● My mother gave them to me on………………………. on her death bed just after you were bom, and…………….. and she asked me to keep them in remembrance of her, so I would like to keep them.
● _______________________________
● _______________________________
Later he hands the convict the candlesticks and tells him to start a new life.
● _________________________
● __________________________
Answer:
Extract Justification
I believe you want to convert me; save my soul, don’t you call it? Well, it’s no good………. see? I don’t want any damned religion.
● Stay, my son, you have forgotten your property.
●    I was sentenced to ten years in the prison hulks, ten years in HelL
Later, the convict says, “it’s a queer thing to ask, but-could you, would you bless me before I go. ”
● The situation becomes ironical because earlier Bishop teUs Persome, “I don’t want to sdl them.”
● It is ironical that the prison which should reform a person has turned into hell for him.
● Why the devil do you leave the window unshuttered and the door unbarred so that anyone can come in? ’
●  They feed you inhelL When you escape from it you starve.
● They caught me. I pleaded to them. I told them why I stole, but they laughed at me.
If the door had been barred the convict couldn’t have entered the house.
● It is quite ironical that one is fed in hell but starves when comes out of it● It is quite sad that the police can be an instrument of repression and blind to human misery.
● My mother gave them to me on on her death bed just after you were bom, and…………. and she asked me to keep them in remembrance of her, so I would like to keep them. ’
● this gentleman is my very good friend.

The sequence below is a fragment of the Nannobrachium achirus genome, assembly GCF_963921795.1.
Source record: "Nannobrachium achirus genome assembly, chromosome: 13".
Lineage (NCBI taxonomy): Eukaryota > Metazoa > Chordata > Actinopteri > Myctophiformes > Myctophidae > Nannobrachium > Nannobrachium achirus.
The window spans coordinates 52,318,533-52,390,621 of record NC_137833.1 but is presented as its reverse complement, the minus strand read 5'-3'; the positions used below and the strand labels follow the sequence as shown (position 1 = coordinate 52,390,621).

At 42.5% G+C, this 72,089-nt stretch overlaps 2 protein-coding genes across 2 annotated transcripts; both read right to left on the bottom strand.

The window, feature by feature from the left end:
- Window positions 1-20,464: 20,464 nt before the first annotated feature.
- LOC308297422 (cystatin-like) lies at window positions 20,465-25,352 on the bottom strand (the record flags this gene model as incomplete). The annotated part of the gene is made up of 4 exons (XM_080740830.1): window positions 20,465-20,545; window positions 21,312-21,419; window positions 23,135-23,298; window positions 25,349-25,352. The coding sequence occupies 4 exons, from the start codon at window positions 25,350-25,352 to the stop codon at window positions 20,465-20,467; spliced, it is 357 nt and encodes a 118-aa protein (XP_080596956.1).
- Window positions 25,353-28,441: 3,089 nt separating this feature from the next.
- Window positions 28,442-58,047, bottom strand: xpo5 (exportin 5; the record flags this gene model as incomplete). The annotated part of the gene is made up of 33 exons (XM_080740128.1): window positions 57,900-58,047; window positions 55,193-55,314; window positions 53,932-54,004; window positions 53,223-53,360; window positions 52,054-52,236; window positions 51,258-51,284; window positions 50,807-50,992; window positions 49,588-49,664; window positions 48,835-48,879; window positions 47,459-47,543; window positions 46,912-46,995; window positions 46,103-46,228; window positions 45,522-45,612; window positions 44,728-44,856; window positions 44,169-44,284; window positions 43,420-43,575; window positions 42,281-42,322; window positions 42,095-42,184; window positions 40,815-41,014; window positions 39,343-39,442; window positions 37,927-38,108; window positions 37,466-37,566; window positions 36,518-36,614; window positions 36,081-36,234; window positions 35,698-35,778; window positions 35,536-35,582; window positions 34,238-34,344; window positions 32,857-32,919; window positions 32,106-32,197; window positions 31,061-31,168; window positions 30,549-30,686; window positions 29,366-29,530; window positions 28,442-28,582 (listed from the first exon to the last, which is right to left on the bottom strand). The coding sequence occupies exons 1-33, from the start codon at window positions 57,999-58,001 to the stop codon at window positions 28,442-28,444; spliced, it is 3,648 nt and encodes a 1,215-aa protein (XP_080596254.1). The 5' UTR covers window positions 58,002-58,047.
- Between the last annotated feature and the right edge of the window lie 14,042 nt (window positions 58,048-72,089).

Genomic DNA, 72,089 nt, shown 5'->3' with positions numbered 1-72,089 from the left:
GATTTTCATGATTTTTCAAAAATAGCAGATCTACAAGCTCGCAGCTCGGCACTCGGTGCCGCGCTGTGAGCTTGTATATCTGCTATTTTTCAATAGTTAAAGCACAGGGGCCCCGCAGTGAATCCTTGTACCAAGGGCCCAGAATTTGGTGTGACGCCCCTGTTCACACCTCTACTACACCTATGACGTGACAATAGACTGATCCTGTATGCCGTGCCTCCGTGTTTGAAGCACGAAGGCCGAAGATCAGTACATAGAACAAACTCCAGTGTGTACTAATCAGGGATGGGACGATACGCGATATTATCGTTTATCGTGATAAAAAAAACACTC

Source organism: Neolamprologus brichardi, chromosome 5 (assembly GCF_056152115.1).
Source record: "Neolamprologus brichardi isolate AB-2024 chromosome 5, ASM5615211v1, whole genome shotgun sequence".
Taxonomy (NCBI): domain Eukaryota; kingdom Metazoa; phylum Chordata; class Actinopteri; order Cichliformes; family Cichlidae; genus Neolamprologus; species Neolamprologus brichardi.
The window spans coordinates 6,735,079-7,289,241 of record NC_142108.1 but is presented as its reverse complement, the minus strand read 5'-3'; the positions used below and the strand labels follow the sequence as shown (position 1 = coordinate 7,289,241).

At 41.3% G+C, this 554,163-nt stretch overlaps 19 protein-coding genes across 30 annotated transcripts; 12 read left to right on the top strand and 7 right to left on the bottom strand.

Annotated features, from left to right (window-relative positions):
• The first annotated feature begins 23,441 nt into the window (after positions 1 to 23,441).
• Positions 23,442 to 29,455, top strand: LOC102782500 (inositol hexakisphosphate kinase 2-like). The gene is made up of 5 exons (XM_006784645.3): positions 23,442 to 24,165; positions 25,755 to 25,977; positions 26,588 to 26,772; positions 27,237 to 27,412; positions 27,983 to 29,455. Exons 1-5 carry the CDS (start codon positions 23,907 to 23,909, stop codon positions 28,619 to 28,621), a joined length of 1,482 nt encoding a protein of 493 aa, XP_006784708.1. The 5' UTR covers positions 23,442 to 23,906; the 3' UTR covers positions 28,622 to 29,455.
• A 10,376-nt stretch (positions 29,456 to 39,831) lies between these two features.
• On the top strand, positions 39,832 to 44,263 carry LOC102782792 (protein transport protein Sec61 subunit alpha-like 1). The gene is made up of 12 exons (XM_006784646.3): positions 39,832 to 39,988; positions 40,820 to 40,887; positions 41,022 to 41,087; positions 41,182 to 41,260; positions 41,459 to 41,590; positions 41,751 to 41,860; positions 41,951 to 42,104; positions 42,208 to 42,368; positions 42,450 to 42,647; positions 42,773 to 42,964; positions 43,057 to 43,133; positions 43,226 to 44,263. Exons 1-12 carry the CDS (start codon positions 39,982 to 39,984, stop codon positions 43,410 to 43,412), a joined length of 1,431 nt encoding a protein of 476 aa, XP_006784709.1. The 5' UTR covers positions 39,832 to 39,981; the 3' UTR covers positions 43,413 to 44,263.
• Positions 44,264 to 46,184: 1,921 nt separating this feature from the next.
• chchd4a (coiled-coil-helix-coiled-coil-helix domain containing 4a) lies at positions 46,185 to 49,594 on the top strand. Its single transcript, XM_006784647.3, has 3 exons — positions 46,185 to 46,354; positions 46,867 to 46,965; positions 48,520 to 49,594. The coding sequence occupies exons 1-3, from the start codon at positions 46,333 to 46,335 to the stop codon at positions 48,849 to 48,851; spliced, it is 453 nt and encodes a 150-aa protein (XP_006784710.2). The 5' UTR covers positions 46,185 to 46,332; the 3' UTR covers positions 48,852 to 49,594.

● You are like a child.
Later he hands the convict the candlesticks and tells him to start a new life.
●  It is ironical that the Bishop calls the convict a friend who steals his candlesticks.
● It is ironical that child-like innocence of the Bishop saves the convict
Question 9.
Identify the situations which can be termed as the turning points in the convict’s life.
Answer:
  • The most important situation in the life of the convict was the bad phase of his life. It was a bad year. He was out of job and had no money. His wife was ill and dying. He had to steal to buy food for her and was arrested. He was sentenced to imprisonment for ten years. It was the turning point in his life.
  • The convict was badly treated in the jail. He was chained up like a wild animal. He was lashed like a hound. He was fed on filth and was covered with vermin. He had to remain in such a harsh condition for ten years. Finally, he managed to escape. But alas! he was not a man but just like a wild beast. The ill-treatment of the jail employees proved a turning point in the convict’s life.
  • His meeting with the Bishop and the hospitality he received at his (Bishop’s) cottage, softened him a little but still he stole his candlesticks.
  • The Bishop saved the convict by telling the police that the silver candlesticks were given to the convict by him as a gift. It was the point which transformed him and he became a “man” again. Finally, he was blessed by the Bishop.
Question 10.